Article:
My primary research interest is the fluid dynamics of stratified flows. I enjoy revealing their beautiful structures with experiments and strive to understand them using mathematical analysis. Since 2022, I have also been co-leading the UK Fluids Network 'Special Interest Group' on Ocean Turbulence. More recently, I developed an interest in the modelling of decompression sickness in scuba diving using hydrogels to mimic human tissues.
Since "a picture is worth a thousand words, and a video is worth a million" I made a few short (1 to 3 minutes) videos to introduce my research into stratified shear flows, why they're fascinating, and why they're important.
What do I study?
Why do I find it fascinating?
Why is it important? (1/2)
Why is it important? (2/2)
Finding Nessie: an artistic view
Below is a list of my main projects (roughly in chronological order), with a dedicated gallery of graphics that emerged from each of them. For more details check out my Publications page.
Project 1. Estimating internal wave turbulent dissipation in the deep ocean
My first physical oceanography paper (Lefauve, Melet & Muller, 2015) based on my MSc research tackled the turbulent dissipation of internal gravity waves generated by tides interacting with the rough seafloor in the deep, stably-stratified ocean (below the thermocline).
From the seafloor these waves propagate upwards, transporting their energy, and steepening as they encounter increasing stratification. This can cause them to break turbulently, dissipating kinetic energy, and mixing the surrounding waters in sometimes highly-localised regions. This mixing is important for the large-scale circulation of the oceans.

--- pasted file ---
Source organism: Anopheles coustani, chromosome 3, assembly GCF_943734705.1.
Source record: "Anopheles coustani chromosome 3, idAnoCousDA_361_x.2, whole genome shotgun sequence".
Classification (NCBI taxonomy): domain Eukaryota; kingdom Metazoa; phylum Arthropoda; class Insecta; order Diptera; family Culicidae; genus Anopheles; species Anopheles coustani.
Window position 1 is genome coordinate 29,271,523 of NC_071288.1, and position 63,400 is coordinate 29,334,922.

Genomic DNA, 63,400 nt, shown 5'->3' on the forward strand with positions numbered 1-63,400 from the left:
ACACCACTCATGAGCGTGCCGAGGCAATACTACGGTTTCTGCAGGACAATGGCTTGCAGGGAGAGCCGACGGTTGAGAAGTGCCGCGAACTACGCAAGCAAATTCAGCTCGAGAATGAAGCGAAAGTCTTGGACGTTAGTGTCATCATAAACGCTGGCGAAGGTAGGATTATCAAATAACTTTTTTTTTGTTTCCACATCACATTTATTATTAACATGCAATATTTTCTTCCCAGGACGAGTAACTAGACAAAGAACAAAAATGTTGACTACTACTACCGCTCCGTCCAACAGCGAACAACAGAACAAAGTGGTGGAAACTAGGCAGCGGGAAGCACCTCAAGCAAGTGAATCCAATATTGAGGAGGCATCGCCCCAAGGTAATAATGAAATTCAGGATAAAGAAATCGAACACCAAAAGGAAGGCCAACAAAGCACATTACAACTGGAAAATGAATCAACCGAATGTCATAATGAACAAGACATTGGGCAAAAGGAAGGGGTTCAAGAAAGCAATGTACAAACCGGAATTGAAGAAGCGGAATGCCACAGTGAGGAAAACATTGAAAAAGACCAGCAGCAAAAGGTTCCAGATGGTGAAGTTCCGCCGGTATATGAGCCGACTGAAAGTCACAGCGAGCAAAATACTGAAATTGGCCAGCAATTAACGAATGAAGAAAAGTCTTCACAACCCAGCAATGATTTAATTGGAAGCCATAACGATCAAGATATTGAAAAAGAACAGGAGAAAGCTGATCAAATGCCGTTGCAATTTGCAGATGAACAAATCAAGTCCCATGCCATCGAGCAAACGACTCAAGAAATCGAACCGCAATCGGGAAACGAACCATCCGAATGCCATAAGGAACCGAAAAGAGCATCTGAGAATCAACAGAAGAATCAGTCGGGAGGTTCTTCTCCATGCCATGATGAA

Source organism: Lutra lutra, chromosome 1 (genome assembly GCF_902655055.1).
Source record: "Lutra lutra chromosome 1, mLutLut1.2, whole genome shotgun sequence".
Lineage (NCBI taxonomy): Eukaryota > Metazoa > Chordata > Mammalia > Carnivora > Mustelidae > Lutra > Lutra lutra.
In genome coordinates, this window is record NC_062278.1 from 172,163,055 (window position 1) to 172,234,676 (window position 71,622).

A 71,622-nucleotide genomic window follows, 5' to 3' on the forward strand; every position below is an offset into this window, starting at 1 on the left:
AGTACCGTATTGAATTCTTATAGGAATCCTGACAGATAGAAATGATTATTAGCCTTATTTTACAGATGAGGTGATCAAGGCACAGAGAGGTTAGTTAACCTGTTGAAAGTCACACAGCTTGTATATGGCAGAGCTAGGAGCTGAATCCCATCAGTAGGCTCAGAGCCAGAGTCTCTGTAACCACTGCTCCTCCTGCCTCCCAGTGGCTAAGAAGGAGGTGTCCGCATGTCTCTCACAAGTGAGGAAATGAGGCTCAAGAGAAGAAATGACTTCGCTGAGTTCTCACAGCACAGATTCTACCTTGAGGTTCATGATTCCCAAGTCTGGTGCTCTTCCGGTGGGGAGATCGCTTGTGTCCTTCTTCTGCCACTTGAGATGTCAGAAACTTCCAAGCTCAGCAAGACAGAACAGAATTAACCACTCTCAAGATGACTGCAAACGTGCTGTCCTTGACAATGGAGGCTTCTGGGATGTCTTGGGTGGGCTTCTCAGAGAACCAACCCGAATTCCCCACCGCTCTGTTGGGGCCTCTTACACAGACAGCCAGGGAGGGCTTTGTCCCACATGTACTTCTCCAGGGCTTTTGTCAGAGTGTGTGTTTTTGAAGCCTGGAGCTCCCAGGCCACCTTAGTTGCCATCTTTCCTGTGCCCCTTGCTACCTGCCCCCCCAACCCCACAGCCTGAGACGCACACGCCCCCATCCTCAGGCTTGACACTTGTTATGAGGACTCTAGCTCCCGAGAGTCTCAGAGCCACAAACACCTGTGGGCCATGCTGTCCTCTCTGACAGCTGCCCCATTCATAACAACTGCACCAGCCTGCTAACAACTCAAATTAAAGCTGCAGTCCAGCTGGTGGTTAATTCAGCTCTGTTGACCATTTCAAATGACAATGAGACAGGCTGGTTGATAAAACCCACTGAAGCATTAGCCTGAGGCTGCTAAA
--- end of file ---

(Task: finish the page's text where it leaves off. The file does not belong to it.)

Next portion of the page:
I produced three-dimensional worlwide maps of energy dissipation by combining linear and nonlinear theories (for the wave generation, propagation, and breaking) with three global datasets: small-scale bathymetry spectral data, tidal data (from satellite altimetry) and stratification data (from Argo floats).
I showed that more energy was dissipated near mid-ocean ridges in the Southern Hemisphere and that it was dissipated higher up in the water column than previously thought. I also proposed a simple method to include these results in global ocean models. This paper has been cited over 20 times by the fluid dynamics, oceanography, and climate change communities (in at least 12 different journals).
Project 2. Measuring turbulence in a canonical flow with state-of-the-art diagnostics
To better address the ocean mixing challenges revealed by Project 1, my PhD and postdoctoral research have then moved towards a more fundamental and experimental study of stratified turbulence.
Until recently, data-rich laboratory experiments were lacking because no diagnostics were capable of measuring three-dimensional, density-dependent, small-scale turbulence, and no laboratory flow could sustain for long time periods the high levels of dissipation found in Nature. I made such experiments possible by applying state-of-the-art diagnostics to a new, highly-dissipative, canonical stratified shear flow, the stratified inclined duct (abbreviated "SID").
The new methodology, originally developed in DAMTP by S. B. Dalziel and J. L. Partridge, uses three high-speed cameras and a fast-scanning laser sheet. It allows to measure the full three-component velocity and density fields in successive two-dimensional planes, which are then combined into volumes (Partridge, Lefauve & Dalziel, 2019).
I obtained 16 datasets of unprecedented quality which allowed me to develop the next two projects.
Today we are still developing these measurements in the G. K. Batchelor laboratory and keep pushing the boundaries with the latest laser and high-speed camera technology.